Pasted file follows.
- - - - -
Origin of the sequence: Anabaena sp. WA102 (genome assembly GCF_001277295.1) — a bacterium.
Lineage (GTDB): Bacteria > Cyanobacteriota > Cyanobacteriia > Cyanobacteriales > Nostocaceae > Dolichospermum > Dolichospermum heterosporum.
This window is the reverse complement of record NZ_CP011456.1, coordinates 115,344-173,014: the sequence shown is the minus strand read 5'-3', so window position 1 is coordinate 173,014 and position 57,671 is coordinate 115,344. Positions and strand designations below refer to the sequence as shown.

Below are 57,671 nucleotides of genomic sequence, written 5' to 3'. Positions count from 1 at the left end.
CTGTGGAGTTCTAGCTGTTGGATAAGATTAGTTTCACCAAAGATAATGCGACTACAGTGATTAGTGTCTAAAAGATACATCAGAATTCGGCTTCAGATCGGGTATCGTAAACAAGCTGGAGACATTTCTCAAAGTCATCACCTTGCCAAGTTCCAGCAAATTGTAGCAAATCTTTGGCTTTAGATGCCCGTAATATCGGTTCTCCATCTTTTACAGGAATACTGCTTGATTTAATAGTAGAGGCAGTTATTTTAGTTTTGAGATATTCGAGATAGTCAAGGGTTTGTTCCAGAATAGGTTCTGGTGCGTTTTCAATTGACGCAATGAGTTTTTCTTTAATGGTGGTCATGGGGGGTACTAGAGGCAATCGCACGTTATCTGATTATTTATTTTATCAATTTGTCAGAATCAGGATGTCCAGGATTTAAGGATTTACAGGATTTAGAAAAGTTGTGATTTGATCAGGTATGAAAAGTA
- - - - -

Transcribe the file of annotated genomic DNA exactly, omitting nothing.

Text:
Origin of the sequence: Anabaena sp. WA102 (genome assembly GCF_001277295.1) — a bacterium.
Lineage (GTDB): Bacteria > Cyanobacteriota > Cyanobacteriia > Cyanobacteriales > Nostocaceae > Dolichospermum > Dolichospermum heterosporum.
This window is the reverse complement of record NZ_CP011456.1, coordinates 115,344-173,014: the sequence shown is the minus strand read 5'-3', so window position 1 is coordinate 173,014 and position 57,671 is coordinate 115,344. Positions and strand designations below refer to the sequence as shown.

Below are 57,671 nucleotides of genomic sequence, written 5' to 3'. Positions count from 1 at the left end.
CTGTGGAGTTCTAGCTGTTGGATAAGATTAGTTTCACCAAAGATAATGCGACTACAGTGATTAGTGTCTAAAAGATACATCAGAATTCGGCTTCAGATCGGGTATCGTAAACAAGCTGGAGACATTTCTCAAAGTCATCACCTTGCCAAGTTCCAGCAAATTGTAGCAAATCTTTGGCTTTAGATGCCCGTAATATCGGTTCTCCATCTTTTACAGGAATACTGCTTGATTTAATAGTAGAGGCAGTTATTTTAGTTTTGAGATATTCGAGATAGTCAAGGGTTTGTTCCAGAATAGGTTCTGGTGCGTTTTCAATTGACGCAATGAGTTTTTCTTTAATGGTGGTCATGGGGGGTACTAGAGGCAATCGCACGTTATCTGATTATTTATTTTATCAATTTGTCAGAATCAGGATGTCCAGGATTTAAGGATTTACAGGATTTAGAAAAGTTGTGATTTGATCAGGTATGAAAAGTA